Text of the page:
The University of Cape Town has made it possible for you to follow the yellow brick road in an environmentally friendly and sustainable way.
Yesterday, the University unveiled the world’s first ‘bio-brick’, engineered by civil engineering masters student Suzanne Lambert.
The main ingredient? Pee. Yep, urine can now be used to make building materials.
While this isn’t the first time that scientists have tried to make pee bricks, the former attempt, which happened in the United States, used a synthetic solution. The UCT bio bricks are considerably better for the environment, reports Business Insider.
Dr Dyllon Randall, Lambert’s supervisor and senior lecturer in water quality at UCT, explained that the “bio brick” is created through a natural process called microbial carbonate precipitation.
You can see Dr Dyllon Randall, civil engineering honour student Vukheta Mukhari, and civil engineering masters student Suzanne Lambert with the “bio bricks” below:
“It’s not unlike the way seashells are formed,” Randall said.
Parts of the urine are combined with loose sand and a bacteria to produce an enzyme called urease which breaks down the urine to produce calcium carbonate through a complex chemical reaction.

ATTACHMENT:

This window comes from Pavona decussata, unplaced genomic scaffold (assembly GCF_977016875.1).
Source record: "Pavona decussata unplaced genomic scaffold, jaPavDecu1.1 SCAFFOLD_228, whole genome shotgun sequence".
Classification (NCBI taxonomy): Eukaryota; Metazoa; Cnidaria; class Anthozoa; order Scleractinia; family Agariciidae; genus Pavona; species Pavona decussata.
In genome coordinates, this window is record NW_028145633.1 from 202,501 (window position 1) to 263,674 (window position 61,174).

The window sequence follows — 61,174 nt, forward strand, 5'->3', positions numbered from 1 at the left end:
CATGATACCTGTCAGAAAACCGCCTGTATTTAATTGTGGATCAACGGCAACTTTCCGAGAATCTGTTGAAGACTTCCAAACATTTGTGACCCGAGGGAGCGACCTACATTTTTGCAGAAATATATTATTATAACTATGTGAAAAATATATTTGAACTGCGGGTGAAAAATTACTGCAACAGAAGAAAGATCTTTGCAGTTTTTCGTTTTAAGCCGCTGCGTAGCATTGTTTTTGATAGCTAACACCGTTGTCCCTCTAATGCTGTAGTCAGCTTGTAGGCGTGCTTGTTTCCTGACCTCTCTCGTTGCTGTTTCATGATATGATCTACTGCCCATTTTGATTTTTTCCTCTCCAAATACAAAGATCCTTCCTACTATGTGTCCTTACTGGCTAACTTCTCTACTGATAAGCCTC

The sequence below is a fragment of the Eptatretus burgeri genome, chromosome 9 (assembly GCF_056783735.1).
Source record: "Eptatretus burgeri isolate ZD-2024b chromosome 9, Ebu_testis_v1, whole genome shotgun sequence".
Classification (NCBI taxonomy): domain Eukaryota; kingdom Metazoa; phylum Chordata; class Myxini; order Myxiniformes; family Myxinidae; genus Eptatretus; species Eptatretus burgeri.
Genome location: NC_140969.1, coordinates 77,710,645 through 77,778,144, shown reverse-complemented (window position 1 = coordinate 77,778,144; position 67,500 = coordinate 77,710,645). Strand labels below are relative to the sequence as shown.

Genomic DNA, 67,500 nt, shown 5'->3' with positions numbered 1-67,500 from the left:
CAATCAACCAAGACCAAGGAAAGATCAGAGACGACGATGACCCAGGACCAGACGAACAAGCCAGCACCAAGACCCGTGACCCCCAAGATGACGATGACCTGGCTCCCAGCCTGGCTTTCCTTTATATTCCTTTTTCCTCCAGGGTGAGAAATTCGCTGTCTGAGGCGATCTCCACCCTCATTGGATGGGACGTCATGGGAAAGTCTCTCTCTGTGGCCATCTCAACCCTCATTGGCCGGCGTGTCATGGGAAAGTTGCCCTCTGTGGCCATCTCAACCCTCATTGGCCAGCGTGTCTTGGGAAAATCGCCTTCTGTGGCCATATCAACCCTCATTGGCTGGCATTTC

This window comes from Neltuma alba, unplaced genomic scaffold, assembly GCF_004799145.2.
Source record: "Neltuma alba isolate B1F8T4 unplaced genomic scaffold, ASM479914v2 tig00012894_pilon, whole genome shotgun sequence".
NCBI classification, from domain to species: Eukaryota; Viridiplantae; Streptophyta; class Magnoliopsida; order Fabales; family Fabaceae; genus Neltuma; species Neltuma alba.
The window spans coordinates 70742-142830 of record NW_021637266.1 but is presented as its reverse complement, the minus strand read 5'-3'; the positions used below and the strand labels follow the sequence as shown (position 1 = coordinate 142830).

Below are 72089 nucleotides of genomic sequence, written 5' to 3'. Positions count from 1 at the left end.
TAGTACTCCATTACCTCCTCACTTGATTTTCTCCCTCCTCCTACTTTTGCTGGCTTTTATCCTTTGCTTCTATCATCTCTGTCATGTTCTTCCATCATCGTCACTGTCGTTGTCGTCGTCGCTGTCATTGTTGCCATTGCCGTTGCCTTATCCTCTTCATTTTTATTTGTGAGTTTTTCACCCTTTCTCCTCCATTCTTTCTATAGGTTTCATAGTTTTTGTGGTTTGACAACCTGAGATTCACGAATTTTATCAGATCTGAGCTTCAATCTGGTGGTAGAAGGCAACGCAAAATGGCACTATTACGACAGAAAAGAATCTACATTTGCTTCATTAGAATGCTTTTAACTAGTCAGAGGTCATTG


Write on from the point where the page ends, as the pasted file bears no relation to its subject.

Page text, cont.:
The calcium carbonate turns the sand into a type of cement. The bricks are then made in moulds at room temperature. Regular bricks are kiln fired at temperatures of around 1 400°C and produce large quantities of carbon dioxide. The bio bricks are therefore more environmentally friendly.
The strength of the bio-bricks would depend on client needs.
“If a client wanted a brick stronger than a 40% limestone brick, you would allow the bacteria to make the solid stronger by ‘growing’ it for longer,” said Randall.
Randal said, chemically speaking, urine is “liquid gold”.
He also said that 97% of the phosphorus present in the urine can be converted into calcium phosphate, the key ingredient in the fertilisers used for commercial farming worldwide.
“This is significant because the world’s natural phosphate reserves are running dry.”
Follow-up studies will be done to consider the logistics behind urine collection, transport and the brick making process, Randall said.
“At the moment we’re only dealing with urine collection from male urinals because that’s socially accepted. But what about the other half of the population?”
All urine is equal and liquid gold. Think about that next time you go to the loo.
Also, let it mellow, because our water-wise ways must continue.
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